This wonderful photograph the best in 49,000 entrants

Wildlife

The Natural History Museum’s annual Wildlife Photographer of the Year prize has been awarded to Sergey Gorshkov.

The winning picture, entitled ‘The Embrace’, captures the intimate moment an endangered Siberian tiger (also known as the Amur tiger) hugs an ancient Manchurian fir tree to mark it with her scent. It took Gorshkov over 11 months to capture the image using motion sensor cameras.

“It’s a scene like no other, a unique glimpse of an intimate moment deep in a magical forest,” said Roz Kidman Cox, Chair of the judging panel, in a media release by the Natural History Museum, which is in London, UK.

“Shafts of low winter sun highlight the ancient fir tree and the coat of the huge tigress as she grips the trunk in obvious ecstasy and inhales the scent of tiger on resin, leaving her own mark as her message.

“It’s also a story told in glorious colour and texture of the comeback of the Amur tiger, a symbol of the Russian wilderness.”

The Siberian tiger

The Siberian tiger is a subspecies of the big cat that can be found in the Russian Far East, northeastern China and potentially into North Korea.

Once forming a distribution right across northern Eurasia down into Turkey and along the Caspian Sea, the Siberian tiger is now limited to the far eastern edge of their historic range.

The largest subspecies of tiger, these big cats were hunted for their fur and bones until as few as 20-30 individuals remained in the wild. Thanks to a concerted conservation effort, this number has steadily increased to potentially as many as 550.

One of their strongholds is Russia’s Land of the Leopard National Park, established to protect another endangered big cat, the Amur leopard. It is in this protected reserve that Gorshkov managed to photograph this beautiful tiger deep within the ancient fir forests in which they live.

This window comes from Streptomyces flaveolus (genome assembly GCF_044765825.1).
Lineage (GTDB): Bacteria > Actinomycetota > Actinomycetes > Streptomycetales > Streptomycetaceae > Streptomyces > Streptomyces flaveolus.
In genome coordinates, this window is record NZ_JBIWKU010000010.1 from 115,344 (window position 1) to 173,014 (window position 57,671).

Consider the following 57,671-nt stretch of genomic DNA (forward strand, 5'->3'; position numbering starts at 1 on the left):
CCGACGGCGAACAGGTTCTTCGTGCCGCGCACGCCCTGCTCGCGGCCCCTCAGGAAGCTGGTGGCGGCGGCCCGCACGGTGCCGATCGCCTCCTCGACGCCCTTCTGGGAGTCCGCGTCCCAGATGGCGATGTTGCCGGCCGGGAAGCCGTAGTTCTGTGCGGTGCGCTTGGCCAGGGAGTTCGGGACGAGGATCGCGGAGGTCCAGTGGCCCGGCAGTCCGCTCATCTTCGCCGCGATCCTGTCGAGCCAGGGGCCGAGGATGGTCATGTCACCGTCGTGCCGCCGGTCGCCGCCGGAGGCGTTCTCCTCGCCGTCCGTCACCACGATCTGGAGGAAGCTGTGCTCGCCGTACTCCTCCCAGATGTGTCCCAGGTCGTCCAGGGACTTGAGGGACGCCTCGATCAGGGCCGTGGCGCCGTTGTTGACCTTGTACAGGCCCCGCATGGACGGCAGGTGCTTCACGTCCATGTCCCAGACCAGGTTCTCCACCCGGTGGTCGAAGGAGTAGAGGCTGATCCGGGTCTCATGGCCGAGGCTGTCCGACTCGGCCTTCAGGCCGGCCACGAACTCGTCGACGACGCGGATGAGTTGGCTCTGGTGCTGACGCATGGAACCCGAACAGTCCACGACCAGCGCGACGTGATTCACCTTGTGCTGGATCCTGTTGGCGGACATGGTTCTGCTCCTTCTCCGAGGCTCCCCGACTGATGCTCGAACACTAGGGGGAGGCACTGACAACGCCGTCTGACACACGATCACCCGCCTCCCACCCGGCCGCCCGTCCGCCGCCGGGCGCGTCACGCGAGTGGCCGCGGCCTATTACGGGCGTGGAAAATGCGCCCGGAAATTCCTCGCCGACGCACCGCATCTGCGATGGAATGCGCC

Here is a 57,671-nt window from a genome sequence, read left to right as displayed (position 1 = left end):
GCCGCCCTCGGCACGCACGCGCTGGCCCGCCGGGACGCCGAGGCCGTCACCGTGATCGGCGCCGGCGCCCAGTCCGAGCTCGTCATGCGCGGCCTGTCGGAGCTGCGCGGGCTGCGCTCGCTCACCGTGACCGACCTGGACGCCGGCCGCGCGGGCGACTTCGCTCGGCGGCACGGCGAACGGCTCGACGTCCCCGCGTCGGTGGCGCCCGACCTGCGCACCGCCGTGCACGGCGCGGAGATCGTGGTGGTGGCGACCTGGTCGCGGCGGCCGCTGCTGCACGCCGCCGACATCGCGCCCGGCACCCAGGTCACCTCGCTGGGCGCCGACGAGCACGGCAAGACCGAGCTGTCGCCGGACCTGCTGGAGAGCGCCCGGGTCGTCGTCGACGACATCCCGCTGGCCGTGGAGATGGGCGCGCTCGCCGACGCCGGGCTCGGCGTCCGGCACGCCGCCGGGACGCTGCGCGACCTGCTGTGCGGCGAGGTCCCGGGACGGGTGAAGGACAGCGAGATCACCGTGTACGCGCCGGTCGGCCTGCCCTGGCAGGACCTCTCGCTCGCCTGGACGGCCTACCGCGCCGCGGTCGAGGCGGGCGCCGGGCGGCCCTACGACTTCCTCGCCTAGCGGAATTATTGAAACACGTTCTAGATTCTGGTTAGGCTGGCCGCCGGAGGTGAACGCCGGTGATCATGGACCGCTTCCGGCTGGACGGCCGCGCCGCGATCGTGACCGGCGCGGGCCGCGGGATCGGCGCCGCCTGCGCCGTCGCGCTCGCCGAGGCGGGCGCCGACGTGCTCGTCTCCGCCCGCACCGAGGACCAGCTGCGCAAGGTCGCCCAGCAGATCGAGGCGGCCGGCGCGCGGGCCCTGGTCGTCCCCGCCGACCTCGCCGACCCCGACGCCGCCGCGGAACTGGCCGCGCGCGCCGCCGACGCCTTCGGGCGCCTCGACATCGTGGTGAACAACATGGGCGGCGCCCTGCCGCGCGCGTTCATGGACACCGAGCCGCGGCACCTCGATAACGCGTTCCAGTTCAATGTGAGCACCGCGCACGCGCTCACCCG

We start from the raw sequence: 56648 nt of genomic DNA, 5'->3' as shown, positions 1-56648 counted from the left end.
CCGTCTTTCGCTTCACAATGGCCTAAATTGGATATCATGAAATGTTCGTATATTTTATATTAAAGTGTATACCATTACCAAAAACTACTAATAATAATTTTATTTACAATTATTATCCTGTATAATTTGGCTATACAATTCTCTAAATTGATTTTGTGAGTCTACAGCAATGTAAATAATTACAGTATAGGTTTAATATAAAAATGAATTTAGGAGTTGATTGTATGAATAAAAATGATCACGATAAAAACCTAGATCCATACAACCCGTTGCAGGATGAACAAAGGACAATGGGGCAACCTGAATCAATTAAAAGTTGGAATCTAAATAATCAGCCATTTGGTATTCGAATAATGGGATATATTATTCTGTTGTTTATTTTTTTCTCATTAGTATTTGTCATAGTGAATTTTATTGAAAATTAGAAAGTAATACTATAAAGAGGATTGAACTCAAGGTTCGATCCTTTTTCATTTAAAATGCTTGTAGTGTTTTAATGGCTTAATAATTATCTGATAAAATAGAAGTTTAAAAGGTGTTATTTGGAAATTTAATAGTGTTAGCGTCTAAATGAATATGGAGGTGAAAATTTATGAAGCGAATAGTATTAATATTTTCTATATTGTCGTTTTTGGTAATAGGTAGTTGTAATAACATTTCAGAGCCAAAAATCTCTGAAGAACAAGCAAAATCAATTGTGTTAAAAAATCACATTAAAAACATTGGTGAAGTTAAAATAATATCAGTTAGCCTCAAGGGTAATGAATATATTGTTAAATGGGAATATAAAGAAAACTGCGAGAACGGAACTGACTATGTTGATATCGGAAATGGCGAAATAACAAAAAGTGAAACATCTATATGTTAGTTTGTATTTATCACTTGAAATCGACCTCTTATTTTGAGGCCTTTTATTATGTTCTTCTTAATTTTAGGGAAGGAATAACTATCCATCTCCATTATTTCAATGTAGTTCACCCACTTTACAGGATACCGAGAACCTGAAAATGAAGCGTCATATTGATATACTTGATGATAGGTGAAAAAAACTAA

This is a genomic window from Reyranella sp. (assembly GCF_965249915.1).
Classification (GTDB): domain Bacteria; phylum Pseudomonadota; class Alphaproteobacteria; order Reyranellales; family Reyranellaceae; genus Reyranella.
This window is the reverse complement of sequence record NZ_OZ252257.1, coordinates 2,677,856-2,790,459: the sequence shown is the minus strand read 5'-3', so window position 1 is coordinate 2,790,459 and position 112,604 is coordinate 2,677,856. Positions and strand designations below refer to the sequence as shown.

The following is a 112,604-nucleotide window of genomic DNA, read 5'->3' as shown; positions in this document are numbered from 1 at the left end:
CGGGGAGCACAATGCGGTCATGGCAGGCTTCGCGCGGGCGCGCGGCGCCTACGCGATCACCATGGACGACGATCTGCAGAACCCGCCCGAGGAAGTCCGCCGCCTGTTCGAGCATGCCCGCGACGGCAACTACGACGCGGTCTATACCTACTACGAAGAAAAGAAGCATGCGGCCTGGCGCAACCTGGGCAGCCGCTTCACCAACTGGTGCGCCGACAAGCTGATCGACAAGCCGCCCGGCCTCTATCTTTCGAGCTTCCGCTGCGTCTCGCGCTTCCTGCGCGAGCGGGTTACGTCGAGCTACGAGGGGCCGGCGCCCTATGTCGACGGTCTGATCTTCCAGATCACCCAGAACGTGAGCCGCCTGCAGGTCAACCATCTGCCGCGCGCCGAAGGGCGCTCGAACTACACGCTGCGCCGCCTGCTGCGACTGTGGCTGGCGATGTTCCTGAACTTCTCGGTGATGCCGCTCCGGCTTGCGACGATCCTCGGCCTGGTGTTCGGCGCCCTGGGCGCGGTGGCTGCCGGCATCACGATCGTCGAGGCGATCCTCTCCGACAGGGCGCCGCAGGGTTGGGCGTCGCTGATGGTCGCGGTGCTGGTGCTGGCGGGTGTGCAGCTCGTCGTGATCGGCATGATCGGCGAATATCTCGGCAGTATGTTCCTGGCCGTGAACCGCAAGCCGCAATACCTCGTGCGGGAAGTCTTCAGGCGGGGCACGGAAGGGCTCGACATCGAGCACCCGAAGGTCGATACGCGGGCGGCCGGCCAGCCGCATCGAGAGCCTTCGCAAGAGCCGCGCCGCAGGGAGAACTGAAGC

“Hunted to the verge of extinction in the past century, the Amur tiger population is still threatened by poaching and logging today,” said Dr Tim Littlewood, the Natural History Museum’s Executive Director of Science and jury member.

“The remarkable sight of the tigress immersed in her natural environment offers us hope, as recent reports suggest numbers are growing from dedicated conservation efforts.

“Through the unique emotive power of photography, we are reminded of the beauty of the natural world and our shared responsibility to protect it.”

The prize for Young Photographer of the Year was awarded to Liina Heikkinen for her photograph of a young red fox (Vulpes vulpes) fiercely defending the remains of a barnacle goose from its five rival siblings in the wild of Finland.

Wildlife Photographer of the Year
The top prize for Young Photographer of the Year was awarded to Liina Heikkinen for her photograph of a young red fox fiercely defending the remains of a barnacle goose from its five rival siblings in the wild of Finland. Photo: Liina Heikkinen/Wildlife Photographer of the Year

Heikkinen explores the natural history of her home nation along with her family of wildlife photographers.

“A sense of furtive drama and frantic urgency enlivens this image, drawing us into the frame,” said Shekar Dattatri, a wildlife filmmaker and jury member.

“The sharp focus on the fox’s face leads us straight to where the action is. A great natural history moment captured perfectly.”

Winners of other categories included Paul Hilton’s picture of a young pig-tailed macaque, which scooped the Wildlife Photojournalist Story Award, and Frank Deschandol’s remarkable photo of two wasps, which topped the Behaviour: Invertebrate category.

Winners were selected from a shortlist of 100 images and will be exhibited at the Natural History Museum in London before embarking on a UK and international tour.

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